Rapid increases in blood sugar caused by the consumption of excessive amounts of pure starch or glucose stimulates insulin release and can potentially promote fat synthesis more easily than white sugar. Even this is most likely dependent upon the existence of other metabolic issues.

“The capacity for glycogen storage…is larger than generally believed, and…Fat synthesis from CHO [carbohydrate] will not exceed fat oxidation after one high-carbohydrate meal, even if it is uncommonly large…These findings challenge the common perception that conversion of CHO to fat is an important pathway for the retention of dietary energy and for the accumulation of body fat.”

“The fat supplement…did not alter 24-h energy expenditure…and failed to promote the use of fat as a metabolic fuel…The overall energy balance was closely correlated with the fat balance…but not with the carbohydrate balance…These data indicate that substantial imbalances between intake and oxidation are much more likely for fat than for carbohydrate.”

Although the combination of fat and sugar of any kind can potentially lead to weight gain and some other issues, it is the polyunsaturated fats (particularly when consumed with starch) that are the most likely promoters of obesity and other related forms of metabolic dysfunction.

“LA [linoleic acid] induces obesity and insulin resistance and reduces activity more than saturated fat, supporting the hypothesis that increased LA intake may be a contributor to the obesity epidemic.”

Polyunsaturated fatty acids can promote increased circulation of the stress substances – including cortisol, serotonin, estrogen and nitric oxide – and powerfully suppress thyroid energy system metabolism. The resultant rise in stress is a major factor in the development of blood sugar dysregulation and fat deposition and sugar is possibly the most powerful anti-stress substance available.

“PUFA may modulate the steroid hormone message, so that the high C20:4 [arachidonic acid] concentration…may help amplify the estrogen signal and inhibit the progesterone signal.”

“Results presented here are among the first evidence that consumption of beverages sweetened with sugar, but not the artificial sweetener aspartame, inhibits stress-induced cortisol secretion in humans…”

In order to unravel faulty thinking about ‘sugar’ and discover what is at the root of all kinds of health issues, one thing that needs to happen first is for there to be an honest look at the actual ingredients in foods being consumed.

It’s important not to blindly label things ‘high sugar foods’, particularly when they are filled with metabolism interfering fats and starches and poisonous chemicals, often not containing much in the way of actual white sugar or sucrose at all.

When metabolic issues have become chronic – perhaps due to excessive exposure to polyunsaturated fats and other toxic things – it can be easy to falsely assume that sugar is causing your issues.

“A total of 27 patients with a history of hypothyroidism demonstrated a positive result to the breath test (27 of 50, 54%), compared with two in the control group (two of 40, 5%)…Abdominal discomfort, flatulence, and bloating were significantly more prevalent in the bacterial overgrowth positive group.”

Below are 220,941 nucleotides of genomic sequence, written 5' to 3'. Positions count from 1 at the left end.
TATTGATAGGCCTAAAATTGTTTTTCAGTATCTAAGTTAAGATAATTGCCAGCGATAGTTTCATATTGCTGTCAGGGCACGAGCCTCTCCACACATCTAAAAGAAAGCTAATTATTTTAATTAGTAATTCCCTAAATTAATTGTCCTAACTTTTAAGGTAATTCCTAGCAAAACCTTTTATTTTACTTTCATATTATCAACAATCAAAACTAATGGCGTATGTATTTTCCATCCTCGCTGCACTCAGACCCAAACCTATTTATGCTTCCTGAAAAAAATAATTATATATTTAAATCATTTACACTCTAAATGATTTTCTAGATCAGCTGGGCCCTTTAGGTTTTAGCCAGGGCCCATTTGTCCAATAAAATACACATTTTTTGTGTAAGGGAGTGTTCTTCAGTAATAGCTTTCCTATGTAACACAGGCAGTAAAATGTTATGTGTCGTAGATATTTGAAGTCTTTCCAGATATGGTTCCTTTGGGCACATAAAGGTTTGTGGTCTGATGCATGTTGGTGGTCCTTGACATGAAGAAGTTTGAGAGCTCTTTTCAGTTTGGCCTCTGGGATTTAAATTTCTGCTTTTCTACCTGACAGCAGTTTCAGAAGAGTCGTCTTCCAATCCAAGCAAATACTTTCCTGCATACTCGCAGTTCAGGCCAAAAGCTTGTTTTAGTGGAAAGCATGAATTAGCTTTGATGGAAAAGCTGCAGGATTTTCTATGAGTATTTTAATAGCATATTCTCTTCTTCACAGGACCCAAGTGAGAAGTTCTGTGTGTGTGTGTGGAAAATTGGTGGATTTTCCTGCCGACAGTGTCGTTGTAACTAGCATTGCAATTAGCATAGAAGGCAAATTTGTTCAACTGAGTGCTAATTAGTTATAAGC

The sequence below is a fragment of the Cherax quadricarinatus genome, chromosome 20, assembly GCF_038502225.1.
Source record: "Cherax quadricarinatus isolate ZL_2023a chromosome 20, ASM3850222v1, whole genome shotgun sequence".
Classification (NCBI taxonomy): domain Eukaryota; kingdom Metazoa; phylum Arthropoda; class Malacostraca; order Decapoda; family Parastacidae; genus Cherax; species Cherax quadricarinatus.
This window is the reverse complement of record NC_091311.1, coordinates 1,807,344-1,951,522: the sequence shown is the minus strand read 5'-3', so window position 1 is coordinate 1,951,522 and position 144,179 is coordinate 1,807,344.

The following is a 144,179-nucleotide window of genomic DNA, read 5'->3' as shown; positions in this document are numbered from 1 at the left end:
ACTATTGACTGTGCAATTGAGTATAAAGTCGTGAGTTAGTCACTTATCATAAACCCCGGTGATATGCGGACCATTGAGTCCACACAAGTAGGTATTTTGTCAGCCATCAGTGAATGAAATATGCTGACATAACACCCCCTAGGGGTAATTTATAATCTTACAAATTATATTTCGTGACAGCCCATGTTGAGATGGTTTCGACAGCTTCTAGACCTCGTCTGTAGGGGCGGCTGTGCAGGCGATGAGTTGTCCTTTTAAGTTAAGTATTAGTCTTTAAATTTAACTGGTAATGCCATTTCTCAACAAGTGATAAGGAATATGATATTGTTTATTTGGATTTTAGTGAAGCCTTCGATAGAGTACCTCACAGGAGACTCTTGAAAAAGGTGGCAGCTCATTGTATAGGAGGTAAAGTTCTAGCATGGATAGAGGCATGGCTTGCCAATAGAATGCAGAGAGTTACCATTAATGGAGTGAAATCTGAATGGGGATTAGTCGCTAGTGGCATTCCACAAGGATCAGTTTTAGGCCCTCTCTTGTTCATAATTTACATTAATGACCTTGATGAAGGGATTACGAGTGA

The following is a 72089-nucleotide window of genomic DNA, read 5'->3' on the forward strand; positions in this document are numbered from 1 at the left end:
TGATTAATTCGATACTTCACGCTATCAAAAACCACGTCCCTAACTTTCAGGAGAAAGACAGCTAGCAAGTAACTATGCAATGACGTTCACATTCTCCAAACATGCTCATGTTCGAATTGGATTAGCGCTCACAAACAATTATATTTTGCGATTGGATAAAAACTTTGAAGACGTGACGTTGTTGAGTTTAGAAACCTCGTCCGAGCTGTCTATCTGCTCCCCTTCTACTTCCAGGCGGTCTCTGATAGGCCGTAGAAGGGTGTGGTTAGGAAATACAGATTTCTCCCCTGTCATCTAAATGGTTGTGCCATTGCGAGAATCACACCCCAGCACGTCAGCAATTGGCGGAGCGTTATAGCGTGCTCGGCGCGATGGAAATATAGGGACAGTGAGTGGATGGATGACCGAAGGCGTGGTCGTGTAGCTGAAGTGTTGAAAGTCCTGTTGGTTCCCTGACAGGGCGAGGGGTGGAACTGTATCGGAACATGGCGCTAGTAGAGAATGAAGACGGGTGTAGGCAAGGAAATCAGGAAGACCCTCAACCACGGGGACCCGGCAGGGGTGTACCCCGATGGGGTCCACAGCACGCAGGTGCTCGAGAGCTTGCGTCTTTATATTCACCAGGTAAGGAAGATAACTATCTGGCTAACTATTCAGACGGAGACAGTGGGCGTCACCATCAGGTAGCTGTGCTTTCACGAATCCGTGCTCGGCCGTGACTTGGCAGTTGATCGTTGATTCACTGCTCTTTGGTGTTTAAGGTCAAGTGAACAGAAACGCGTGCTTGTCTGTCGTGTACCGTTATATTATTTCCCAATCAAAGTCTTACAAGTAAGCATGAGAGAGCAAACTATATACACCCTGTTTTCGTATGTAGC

You can continue to react badly to many foods that are potentially highly therapeutic, long after you have stopped contact with what was originally responsible for the damage.

“…intake of HF [high fat] diets and chronic exposure to low levels of EDCs [endocrine-disrupting chemicals] found in foods and drinking water can lead to adverse effects on human health beyond a single generation.”

Blood sugar dysregulation, digestive distress and liver damage – all of which are known to be caused by polyunsaturated fats and chronic increases in stress substances – can take time to be reversed causing all sorts of ongoing problems including difficulties with lactose and fructose and negative reactions to sugar in general.

“Fifty two strains of…bacteria isolated from the upper gut of patients with small intestinal bacterial overgrowth were screened…Culture supernatant and deoxycholate, both alone and combined, significantly reduced lactase, sucrase, and maltase activity.”

“…lactase activity…increased by consumption of various carbohydrates, including sucrose, fructose, galactose and glycerol…the glucose diet caused a slight increase in lactase activity…”

Improving metabolic issues takes time and lots of trial and error and this process is only made more difficult and confusing when symptoms are being blamed on ingredients that weren’t the cause of the issues, were combined with many highly problematic and harmful things and in some cases were not actually even there in the first place.

Some do well with starches in their diet but this is more likely to be true when metabolism and digestion is functioning in closer to optimal fashion. Potatoes are a highly nutritious starch for those who can handle them well.

If you don’t remove polyunsaturated fats from your diet (and eventually from storage in tissue) and if you continue to lump every carbohydrate together, it’s possible to have problems no matter what you try to do, as you go on talking about fat and sugar as if all types are exactly alike.

On top of all this, sugar restriction itself can lead to high cortisol and rising levels of stress substances which can, for periods of time improve certain symptoms, sometimes even making a person feel quite euphoric. In many cases it can be hard to distinguish between what is helping long term health and what is actually causing harm.

“…sugar may provide the fuel needed to meet the energetic demands of stress, which may reduce the need for glucocorticoid-driven energy catabolism and mobilization of the body’s energy stores.”

Understanding different ways of measuring energy system function, like for instance the use of pulse and temperature tracking, can be very helpful in these circumstances.